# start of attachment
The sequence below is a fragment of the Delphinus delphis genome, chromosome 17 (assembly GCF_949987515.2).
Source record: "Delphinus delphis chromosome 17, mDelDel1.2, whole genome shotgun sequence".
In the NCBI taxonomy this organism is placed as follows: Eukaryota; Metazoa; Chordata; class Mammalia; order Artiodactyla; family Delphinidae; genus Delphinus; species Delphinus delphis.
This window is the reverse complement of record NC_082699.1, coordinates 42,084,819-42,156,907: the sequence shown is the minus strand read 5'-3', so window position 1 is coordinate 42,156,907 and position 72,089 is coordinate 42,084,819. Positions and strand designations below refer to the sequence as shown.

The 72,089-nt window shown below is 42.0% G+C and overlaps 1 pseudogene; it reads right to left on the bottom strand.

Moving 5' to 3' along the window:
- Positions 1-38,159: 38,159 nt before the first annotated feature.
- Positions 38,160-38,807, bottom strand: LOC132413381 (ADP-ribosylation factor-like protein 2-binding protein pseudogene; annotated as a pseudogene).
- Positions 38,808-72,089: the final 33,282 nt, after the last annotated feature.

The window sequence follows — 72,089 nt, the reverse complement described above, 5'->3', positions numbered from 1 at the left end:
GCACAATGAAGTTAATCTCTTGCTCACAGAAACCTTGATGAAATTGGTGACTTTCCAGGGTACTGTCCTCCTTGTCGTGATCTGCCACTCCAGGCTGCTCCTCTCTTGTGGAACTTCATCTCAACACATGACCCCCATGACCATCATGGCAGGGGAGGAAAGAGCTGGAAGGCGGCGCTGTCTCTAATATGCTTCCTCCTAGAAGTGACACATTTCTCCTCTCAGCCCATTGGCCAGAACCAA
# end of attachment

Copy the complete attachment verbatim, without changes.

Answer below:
The sequence below is a fragment of the Delphinus delphis genome, chromosome 17 (assembly GCF_949987515.2).
Source record: "Delphinus delphis chromosome 17, mDelDel1.2, whole genome shotgun sequence".
In the NCBI taxonomy this organism is placed as follows: Eukaryota; Metazoa; Chordata; class Mammalia; order Artiodactyla; family Delphinidae; genus Delphinus; species Delphinus delphis.
This window is the reverse complement of record NC_082699.1, coordinates 42,084,819-42,156,907: the sequence shown is the minus strand read 5'-3', so window position 1 is coordinate 42,156,907 and position 72,089 is coordinate 42,084,819. Positions and strand designations below refer to the sequence as shown.

The 72,089-nt window shown below is 42.0% G+C and overlaps 1 pseudogene; it reads right to left on the bottom strand.

Moving 5' to 3' along the window:
- Positions 1-38,159: 38,159 nt before the first annotated feature.
- Positions 38,160-38,807, bottom strand: LOC132413381 (ADP-ribosylation factor-like protein 2-binding protein pseudogene; annotated as a pseudogene).
- Positions 38,808-72,089: the final 33,282 nt, after the last annotated feature.

The window sequence follows — 72,089 nt, the reverse complement described above, 5'->3', positions numbered from 1 at the left end:
GCACAATGAAGTTAATCTCTTGCTCACAGAAACCTTGATGAAATTGGTGACTTTCCAGGGTACTGTCCTCCTTGTCGTGATCTGCCACTCCAGGCTGCTCCTCTCTTGTGGAACTTCATCTCAACACATGACCCCCATGACCATCATGGCAGGGGAGGAAAGAGCTGGAAGGCGGCGCTGTCTCTAATATGCTTCCTCCTAGAAGTGACACATTTCTCCTCTCAGCCCATTGGCCAGAACCAA